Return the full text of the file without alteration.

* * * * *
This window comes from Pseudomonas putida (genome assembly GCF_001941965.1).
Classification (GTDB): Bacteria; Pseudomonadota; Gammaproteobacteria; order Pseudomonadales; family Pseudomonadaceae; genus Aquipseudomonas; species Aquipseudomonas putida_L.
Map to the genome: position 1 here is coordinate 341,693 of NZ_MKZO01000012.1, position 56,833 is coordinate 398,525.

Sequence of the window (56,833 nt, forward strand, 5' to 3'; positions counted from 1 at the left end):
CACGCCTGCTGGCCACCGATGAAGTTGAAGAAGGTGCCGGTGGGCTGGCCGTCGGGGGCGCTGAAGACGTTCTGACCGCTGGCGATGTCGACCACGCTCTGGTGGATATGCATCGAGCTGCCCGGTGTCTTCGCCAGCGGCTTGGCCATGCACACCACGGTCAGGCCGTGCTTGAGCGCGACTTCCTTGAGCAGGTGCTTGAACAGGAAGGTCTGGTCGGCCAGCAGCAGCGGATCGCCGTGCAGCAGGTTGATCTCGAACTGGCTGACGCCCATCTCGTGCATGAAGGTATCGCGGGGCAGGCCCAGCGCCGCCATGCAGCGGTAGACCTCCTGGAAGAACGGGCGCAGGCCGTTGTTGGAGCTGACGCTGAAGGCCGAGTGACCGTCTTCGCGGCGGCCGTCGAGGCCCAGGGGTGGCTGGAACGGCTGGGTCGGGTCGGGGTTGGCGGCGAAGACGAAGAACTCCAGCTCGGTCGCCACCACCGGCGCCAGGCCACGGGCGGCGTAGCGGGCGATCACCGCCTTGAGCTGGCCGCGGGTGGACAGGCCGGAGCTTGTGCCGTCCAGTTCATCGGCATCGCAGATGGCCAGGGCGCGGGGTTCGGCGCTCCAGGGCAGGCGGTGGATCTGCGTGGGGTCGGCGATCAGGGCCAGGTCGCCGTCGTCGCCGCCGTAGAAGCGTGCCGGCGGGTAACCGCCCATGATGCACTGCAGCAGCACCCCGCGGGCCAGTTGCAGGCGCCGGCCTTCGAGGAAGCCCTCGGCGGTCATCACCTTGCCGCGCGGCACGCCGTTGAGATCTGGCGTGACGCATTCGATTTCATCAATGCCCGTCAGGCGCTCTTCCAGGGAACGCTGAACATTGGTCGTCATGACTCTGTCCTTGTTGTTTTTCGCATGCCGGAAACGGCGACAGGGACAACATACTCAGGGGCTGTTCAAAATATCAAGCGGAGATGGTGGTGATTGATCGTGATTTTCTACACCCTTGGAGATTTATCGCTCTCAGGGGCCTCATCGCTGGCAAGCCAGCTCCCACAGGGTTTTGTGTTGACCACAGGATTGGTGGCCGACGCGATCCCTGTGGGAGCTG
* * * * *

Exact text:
This window comes from Pseudomonas putida (genome assembly GCF_001941965.1).
Classification (GTDB): Bacteria; Pseudomonadota; Gammaproteobacteria; order Pseudomonadales; family Pseudomonadaceae; genus Aquipseudomonas; species Aquipseudomonas putida_L.
Map to the genome: position 1 here is coordinate 341,693 of NZ_MKZO01000012.1, position 56,833 is coordinate 398,525.

Sequence of the window (56,833 nt, forward strand, 5' to 3'; positions counted from 1 at the left end):
CACGCCTGCTGGCCACCGATGAAGTTGAAGAAGGTGCCGGTGGGCTGGCCGTCGGGGGCGCTGAAGACGTTCTGACCGCTGGCGATGTCGACCACGCTCTGGTGGATATGCATCGAGCTGCCCGGTGTCTTCGCCAGCGGCTTGGCCATGCACACCACGGTCAGGCCGTGCTTGAGCGCGACTTCCTTGAGCAGGTGCTTGAACAGGAAGGTCTGGTCGGCCAGCAGCAGCGGATCGCCGTGCAGCAGGTTGATCTCGAACTGGCTGACGCCCATCTCGTGCATGAAGGTATCGCGGGGCAGGCCCAGCGCCGCCATGCAGCGGTAGACCTCCTGGAAGAACGGGCGCAGGCCGTTGTTGGAGCTGACGCTGAAGGCCGAGTGACCGTCTTCGCGGCGGCCGTCGAGGCCCAGGGGTGGCTGGAACGGCTGGGTCGGGTCGGGGTTGGCGGCGAAGACGAAGAACTCCAGCTCGGTCGCCACCACCGGCGCCAGGCCACGGGCGGCGTAGCGGGCGATCACCGCCTTGAGCTGGCCGCGGGTGGACAGGCCGGAGCTTGTGCCGTCCAGTTCATCGGCATCGCAGATGGCCAGGGCGCGGGGTTCGGCGCTCCAGGGCAGGCGGTGGATCTGCGTGGGGTCGGCGATCAGGGCCAGGTCGCCGTCGTCGCCGCCGTAGAAGCGTGCCGGCGGGTAACCGCCCATGATGCACTGCAGCAGCACCCCGCGGGCCAGTTGCAGGCGCCGGCCTTCGAGGAAGCCCTCGGCGGTCATCACCTTGCCGCGCGGCACGCCGTTGAGATCTGGCGTGACGCATTCGATTTCATCAATGCCCGTCAGGCGCTCTTCCAGGGAACGCTGAACATTGGTCGTCATGACTCTGTCCTTGTTGTTTTTCGCATGCCGGAAACGGCGACAGGGACAACATACTCAGGGGCTGTTCAAAATATCAAGCGGAGATGGTGGTGATTGATCGTGATTTTCTACACCCTTGGAGATTTATCGCTCTCAGGGGCCTCATCGCTGGCAAGCCAGCTCCCACAGGGTTTTGTGTTGACCACAGGATTGGTGGCCGACGCGATCCCTGTGGGAGCTG